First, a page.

With that said, you can see what the opposite can create as Hong Kong has descended in to the most typical (accurate?) representation of a Cyberpunk Dystopia. Its entirely tragic to see, but Human resilience against all odds against a tyrannical juggernaut (China/CCP) is still something to take solace in and an archetype for a Heroism in all cultures. Even as it dissects everything unique and of value in that city-state its worth paying attention to serve as the cautionary tale of how primitive Humans still are.
For even more context (masochistic watching), consider 10 years  on Netflix, who recently refused to take down that and Joshua Wong's Documentary  on the events in Hong Kong.
Singapore is in my opinion the world's scariest dystopia.
There are many dystopias, but few of them are anything but. Nobody moves to North Korea, and the dystopian aspects of other less thoroughly awful places are things everyone complains about and few want to copy.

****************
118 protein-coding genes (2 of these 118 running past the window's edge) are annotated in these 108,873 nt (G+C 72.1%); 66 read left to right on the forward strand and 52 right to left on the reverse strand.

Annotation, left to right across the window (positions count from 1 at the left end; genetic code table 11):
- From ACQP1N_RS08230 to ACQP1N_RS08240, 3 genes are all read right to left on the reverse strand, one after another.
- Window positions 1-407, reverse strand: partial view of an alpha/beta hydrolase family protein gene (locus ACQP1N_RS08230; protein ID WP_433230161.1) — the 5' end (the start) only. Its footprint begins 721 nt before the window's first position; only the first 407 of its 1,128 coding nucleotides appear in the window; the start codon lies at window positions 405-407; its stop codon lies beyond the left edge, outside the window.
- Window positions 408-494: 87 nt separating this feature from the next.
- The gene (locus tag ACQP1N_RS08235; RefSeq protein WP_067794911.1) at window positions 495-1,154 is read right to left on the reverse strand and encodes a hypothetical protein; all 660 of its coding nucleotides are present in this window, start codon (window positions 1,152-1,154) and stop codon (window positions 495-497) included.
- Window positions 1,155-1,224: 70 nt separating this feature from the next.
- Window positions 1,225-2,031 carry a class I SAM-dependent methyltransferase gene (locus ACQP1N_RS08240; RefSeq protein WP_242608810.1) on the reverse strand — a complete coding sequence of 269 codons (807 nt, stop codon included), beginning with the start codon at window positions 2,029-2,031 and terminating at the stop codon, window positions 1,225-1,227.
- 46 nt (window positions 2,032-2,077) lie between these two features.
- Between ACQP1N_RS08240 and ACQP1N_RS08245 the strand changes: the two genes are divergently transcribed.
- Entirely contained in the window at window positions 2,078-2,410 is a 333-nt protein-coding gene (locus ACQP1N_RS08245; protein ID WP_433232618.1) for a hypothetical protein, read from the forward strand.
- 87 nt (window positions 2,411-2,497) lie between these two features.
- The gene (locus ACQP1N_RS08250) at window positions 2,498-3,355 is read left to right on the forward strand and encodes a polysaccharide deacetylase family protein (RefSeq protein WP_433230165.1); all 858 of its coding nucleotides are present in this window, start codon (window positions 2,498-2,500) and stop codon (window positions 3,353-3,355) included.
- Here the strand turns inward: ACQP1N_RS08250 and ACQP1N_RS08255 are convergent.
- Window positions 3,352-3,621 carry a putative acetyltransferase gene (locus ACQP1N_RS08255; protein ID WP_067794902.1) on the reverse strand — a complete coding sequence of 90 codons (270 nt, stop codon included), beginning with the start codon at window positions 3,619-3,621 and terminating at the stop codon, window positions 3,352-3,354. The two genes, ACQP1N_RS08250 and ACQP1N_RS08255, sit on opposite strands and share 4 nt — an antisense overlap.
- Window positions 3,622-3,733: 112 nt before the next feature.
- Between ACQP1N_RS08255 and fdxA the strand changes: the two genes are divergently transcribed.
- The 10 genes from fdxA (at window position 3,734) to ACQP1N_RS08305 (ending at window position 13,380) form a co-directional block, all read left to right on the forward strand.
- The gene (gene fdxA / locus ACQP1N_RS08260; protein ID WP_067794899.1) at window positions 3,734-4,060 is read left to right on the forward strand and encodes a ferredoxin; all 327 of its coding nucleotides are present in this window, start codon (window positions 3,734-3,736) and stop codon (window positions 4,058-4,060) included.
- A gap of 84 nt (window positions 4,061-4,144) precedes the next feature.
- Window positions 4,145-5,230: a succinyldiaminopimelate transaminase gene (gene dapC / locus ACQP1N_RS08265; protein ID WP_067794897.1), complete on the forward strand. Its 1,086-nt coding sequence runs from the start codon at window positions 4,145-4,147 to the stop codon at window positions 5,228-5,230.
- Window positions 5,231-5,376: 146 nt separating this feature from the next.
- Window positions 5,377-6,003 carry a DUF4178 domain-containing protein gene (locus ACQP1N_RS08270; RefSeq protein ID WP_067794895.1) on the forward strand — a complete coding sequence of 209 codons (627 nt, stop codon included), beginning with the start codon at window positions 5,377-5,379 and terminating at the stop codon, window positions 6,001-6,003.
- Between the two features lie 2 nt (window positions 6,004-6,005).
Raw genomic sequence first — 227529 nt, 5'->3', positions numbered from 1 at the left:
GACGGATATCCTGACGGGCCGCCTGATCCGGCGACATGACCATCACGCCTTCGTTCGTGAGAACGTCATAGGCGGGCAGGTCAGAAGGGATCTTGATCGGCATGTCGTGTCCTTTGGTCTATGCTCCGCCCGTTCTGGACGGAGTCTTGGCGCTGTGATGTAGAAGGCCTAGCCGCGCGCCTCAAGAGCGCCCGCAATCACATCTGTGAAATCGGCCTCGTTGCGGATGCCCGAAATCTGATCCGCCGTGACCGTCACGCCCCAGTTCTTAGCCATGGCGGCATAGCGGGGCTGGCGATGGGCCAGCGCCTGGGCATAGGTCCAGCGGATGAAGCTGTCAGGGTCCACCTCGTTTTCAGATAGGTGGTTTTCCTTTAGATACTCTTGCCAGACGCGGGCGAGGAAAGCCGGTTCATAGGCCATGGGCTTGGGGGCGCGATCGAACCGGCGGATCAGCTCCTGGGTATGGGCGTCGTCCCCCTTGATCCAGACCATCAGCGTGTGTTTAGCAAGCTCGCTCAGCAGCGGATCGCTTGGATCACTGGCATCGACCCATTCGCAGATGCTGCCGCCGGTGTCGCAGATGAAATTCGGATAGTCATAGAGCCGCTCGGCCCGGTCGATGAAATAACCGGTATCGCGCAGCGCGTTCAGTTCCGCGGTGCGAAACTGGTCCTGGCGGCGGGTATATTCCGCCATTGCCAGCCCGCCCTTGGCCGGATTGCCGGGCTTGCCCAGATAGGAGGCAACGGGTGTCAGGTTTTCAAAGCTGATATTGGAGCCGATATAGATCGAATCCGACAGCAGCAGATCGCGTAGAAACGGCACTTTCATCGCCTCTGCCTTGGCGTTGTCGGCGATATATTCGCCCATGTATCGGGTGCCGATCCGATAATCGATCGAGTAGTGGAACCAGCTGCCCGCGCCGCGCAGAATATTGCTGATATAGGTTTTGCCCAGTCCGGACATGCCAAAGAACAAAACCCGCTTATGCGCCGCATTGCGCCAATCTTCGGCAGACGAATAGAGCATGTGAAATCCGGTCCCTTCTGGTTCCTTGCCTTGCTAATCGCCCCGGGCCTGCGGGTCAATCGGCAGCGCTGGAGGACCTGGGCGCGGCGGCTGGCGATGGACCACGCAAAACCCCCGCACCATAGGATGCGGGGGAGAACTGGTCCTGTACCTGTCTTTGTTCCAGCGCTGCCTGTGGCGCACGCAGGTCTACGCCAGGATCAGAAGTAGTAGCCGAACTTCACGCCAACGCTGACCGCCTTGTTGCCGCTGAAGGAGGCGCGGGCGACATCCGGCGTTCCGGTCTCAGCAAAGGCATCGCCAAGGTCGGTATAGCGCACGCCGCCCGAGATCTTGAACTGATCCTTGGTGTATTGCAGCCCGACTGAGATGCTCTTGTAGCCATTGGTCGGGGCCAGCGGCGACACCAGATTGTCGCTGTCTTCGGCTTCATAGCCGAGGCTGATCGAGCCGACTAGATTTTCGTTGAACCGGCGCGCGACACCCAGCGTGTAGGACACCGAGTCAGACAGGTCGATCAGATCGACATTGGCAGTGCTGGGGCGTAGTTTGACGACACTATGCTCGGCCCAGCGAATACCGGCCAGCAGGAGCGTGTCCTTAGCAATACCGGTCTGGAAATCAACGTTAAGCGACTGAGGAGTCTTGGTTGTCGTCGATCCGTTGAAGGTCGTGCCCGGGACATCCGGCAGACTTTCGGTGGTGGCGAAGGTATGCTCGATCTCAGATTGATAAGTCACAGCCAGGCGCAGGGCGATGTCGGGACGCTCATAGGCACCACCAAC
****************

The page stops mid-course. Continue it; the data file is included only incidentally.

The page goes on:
Singapore is scary because it's a dystopia with many desirable characteristics. It's a dystopia with curb appeal, one that could be sold to people.
The thing about a deal with the devil is that it works. The devil pays out. It only costs you your soul.
As for the absurdly low fertility rate: many creatures refuse to reproduce in zoos. Singapore is a zoo for homo sapiens, a safe environment optimized for every textbook metric of health and built on totalitarianism "with a velvet glove."
As William Gibson summed the place up: "smile or die."
It is hard to take a comment like this in good faith. You make multiple references to Singapore being a dystopia with zero justification. You make several strongly negative analogies of Singapore ("deal with the devil", "costs you your soul", "zoo for homo sapiens") with the thinnest of connections.
Singapore is far from perfect. It is horrendous on gay rights. It struggles with inequality. The amount of power resting in Government and political entities, even if currently not fully exploited, makes me incredibly uneasy. And it has many other issues too. But it is far from the fictionalized robotic totalitarian state you want to pretend it is.